Fog covered our little hollow all day yesterday, the sun came out at exactly 4:45pm and shone upon us for fifteen minutes, then the clouds came back.



The aspens and ferns in the backyard...



A few wildflowers are blooming, like this harebell...


Our little flower garden is going to seed...



I dropped six ponderosa pine on our property last week for firewood and fire mitigation, as you can see I have much work to do splitting and stacking the firewood.


This is the latest guitar on the bench, a 1961 Hernandez y Aguado style guitar, with a Colorado Engelmann spruce top...



and ziricote back and sides.

I am in the process of pore filling, later this week I will start the French polish.

It has an incredibly loud tap tone, it will be wond…

I Made a Wooden Toothing Plane

In the days before the belt sander, a cabinetmaker also used a toothing plane when smoothing such heavily figured woods as curly and bird's-eye maple.

Michael Dunbar, Restoring, Tuning & Using Classic Woodworking Tools, 1989


I bought several toothing blades to use in my No.3 and No.5 Stanley planes to plane some "lower" grade East Indian rosewood back and sides. The irons work, but I have to be aware of the cutting depth of the iron, grain tear out is still possible using a toothed iron in a standard plane.

At the time I made this plane, I couldn't find any decent wooden toothing planes for sale on the internet. That's a good enough reason to make time to build one.



Following and adapting the plans for the "sandwich technique" found in Wooden Planes and How to Make Them, by David G. Perch and Robert S. Lee, which you can buy here, I started with a piece of 3x3 inch oak I had in my wood cache.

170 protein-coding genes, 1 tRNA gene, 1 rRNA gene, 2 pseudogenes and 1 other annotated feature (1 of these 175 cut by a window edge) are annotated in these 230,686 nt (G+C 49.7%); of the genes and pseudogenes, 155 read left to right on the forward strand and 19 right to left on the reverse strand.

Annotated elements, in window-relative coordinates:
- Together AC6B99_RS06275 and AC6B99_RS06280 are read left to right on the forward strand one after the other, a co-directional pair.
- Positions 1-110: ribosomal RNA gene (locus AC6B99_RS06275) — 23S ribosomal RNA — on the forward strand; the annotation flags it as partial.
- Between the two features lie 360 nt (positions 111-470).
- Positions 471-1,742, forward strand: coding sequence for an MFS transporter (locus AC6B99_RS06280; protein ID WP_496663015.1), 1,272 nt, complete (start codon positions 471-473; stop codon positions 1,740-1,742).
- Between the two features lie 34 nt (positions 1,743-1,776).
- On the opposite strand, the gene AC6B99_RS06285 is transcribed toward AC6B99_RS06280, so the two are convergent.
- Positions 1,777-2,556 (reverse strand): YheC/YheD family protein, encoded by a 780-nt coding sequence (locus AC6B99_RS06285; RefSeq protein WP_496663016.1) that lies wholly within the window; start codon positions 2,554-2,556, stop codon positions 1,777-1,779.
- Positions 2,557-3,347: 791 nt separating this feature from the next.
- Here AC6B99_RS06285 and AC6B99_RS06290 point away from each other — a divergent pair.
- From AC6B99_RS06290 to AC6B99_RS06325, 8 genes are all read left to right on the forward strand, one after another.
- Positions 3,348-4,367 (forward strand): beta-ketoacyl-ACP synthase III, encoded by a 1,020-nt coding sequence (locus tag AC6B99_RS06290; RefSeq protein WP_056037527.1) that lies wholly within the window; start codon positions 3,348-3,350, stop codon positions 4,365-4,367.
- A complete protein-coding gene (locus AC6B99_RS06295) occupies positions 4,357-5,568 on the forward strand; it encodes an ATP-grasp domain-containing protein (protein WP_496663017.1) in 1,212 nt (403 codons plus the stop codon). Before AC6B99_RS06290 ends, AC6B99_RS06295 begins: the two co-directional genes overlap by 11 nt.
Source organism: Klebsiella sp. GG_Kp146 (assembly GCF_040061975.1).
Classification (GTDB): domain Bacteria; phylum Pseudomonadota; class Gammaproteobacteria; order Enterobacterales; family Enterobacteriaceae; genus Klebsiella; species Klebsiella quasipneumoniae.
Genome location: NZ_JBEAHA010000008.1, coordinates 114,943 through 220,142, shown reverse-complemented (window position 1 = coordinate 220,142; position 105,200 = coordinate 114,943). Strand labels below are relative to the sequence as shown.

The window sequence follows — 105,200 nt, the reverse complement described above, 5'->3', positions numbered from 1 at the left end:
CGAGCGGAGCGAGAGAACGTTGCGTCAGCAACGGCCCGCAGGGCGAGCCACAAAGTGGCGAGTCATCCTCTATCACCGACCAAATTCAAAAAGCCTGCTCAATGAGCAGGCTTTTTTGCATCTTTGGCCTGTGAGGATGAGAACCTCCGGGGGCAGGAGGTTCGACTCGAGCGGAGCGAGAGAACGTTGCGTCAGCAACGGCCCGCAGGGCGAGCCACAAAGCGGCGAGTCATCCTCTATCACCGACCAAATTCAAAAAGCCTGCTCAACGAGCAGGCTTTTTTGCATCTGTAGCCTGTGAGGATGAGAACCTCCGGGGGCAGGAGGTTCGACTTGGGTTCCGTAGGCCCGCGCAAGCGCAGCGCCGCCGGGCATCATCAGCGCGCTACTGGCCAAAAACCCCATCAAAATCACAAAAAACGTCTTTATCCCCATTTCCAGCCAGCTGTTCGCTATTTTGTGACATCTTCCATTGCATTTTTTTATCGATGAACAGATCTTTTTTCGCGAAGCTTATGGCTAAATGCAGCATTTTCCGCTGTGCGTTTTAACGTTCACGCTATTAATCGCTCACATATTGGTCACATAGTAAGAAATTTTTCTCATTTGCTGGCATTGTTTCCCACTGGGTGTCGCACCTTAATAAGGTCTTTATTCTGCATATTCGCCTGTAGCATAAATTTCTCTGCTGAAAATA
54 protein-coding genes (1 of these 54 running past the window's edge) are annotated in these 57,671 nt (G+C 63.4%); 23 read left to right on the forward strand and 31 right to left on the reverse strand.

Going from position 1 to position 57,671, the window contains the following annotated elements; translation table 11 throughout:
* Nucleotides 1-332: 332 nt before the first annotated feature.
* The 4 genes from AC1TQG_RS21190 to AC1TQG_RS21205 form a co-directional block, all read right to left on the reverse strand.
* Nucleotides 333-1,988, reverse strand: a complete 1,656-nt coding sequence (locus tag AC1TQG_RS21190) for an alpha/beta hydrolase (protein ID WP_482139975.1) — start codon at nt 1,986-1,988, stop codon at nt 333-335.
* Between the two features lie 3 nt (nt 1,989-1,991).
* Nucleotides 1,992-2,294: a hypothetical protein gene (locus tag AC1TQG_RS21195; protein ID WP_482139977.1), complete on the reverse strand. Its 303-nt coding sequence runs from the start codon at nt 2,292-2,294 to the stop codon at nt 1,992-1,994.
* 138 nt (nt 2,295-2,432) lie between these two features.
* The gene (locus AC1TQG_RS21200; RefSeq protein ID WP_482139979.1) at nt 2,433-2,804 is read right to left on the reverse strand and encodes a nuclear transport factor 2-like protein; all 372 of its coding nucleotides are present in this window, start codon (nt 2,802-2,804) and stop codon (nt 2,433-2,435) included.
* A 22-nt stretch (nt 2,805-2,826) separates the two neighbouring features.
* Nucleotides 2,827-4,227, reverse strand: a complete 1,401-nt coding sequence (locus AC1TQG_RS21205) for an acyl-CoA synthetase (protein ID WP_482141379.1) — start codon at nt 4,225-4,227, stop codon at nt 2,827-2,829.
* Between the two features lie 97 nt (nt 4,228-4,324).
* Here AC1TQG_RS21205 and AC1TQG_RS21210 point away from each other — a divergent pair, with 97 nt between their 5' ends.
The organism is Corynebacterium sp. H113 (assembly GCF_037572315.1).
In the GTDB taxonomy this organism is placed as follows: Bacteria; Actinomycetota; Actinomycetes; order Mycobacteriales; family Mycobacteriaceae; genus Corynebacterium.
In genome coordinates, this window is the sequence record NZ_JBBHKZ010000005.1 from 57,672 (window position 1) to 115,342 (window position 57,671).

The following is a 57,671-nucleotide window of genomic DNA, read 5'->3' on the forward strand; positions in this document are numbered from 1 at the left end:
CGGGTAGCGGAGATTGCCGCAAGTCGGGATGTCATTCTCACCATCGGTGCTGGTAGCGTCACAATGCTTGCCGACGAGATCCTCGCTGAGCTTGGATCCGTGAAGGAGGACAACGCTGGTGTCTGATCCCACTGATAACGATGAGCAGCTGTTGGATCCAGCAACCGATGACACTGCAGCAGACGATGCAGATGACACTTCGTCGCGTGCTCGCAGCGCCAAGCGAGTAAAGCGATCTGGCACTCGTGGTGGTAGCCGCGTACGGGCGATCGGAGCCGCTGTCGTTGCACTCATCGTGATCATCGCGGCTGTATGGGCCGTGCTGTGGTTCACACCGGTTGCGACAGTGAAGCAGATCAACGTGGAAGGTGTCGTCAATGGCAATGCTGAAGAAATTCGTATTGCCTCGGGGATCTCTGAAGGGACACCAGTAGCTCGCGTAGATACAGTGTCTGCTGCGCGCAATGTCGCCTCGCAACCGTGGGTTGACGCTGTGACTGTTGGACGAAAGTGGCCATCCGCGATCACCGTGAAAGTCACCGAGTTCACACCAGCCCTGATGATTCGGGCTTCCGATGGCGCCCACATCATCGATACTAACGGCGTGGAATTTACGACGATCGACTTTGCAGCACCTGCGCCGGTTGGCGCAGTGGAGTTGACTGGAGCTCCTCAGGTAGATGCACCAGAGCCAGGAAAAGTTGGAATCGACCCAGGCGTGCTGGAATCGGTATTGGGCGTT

I ripped the sides from the main stock on a table saw, th…

Miter Joints in Guitar Making

The object of using this joint, which is constructively one of the weakest used in joinery, is that moulded surfaces that have to be changed in direction shall not be stopped abruptly nor continued in unsuitable curves.

George Ellis, Modern Practical Joinery, 1902


Miter joints in classical guitar making are purely decorative.

Most joints are butt joints. The sides are joined to the heel of the neck in slots, a scarf joint is used to make the head/neck union, some makers use a fancy "V" joint for that union. Click here to read more about the "V" joint.



The only place where I use a miter joint is where the bindings meet the end graft.




The binding runs over the top of the end graft...




...and a miter joint is used to join the side binding purfling to the purfling in the end graft.

As you can see in this photo, the bindings are butted together. Some makers use a scarf joint to join the ends of the binding.

Fancy binding and purfling schemes don't make a guitar sound…

Making Saw Handles

The saw cannot be classified with any other tool.

Paul N. Hasluck, The Handyman's Book, 1903



I inherited my grandfather's Warranted Superior crosscut panel saw quite some time ago - it is twenty inches long, 10 points per inch, the original handle must have disappeared on some worksite accident in the 1920's (he died in 1952, ten years before I was born). "Pop", my mother and her siblings always referred to him as such, made a replacement handle for it from a piece of oak board. He liked the saw well enough that he used a punch to punch an "R", for Rufus, his first name, into the blade near the handle. Just look it the photo, you will see it. My grandfather, I was told, was an excellent carpenter and when he could afford it he bought the very best tools, or he traded for them. This saw lived in workshop out back of the house when I was young, it was used only to cut down that year's Christmas tree.

A couple of years ago, I removed the original handl…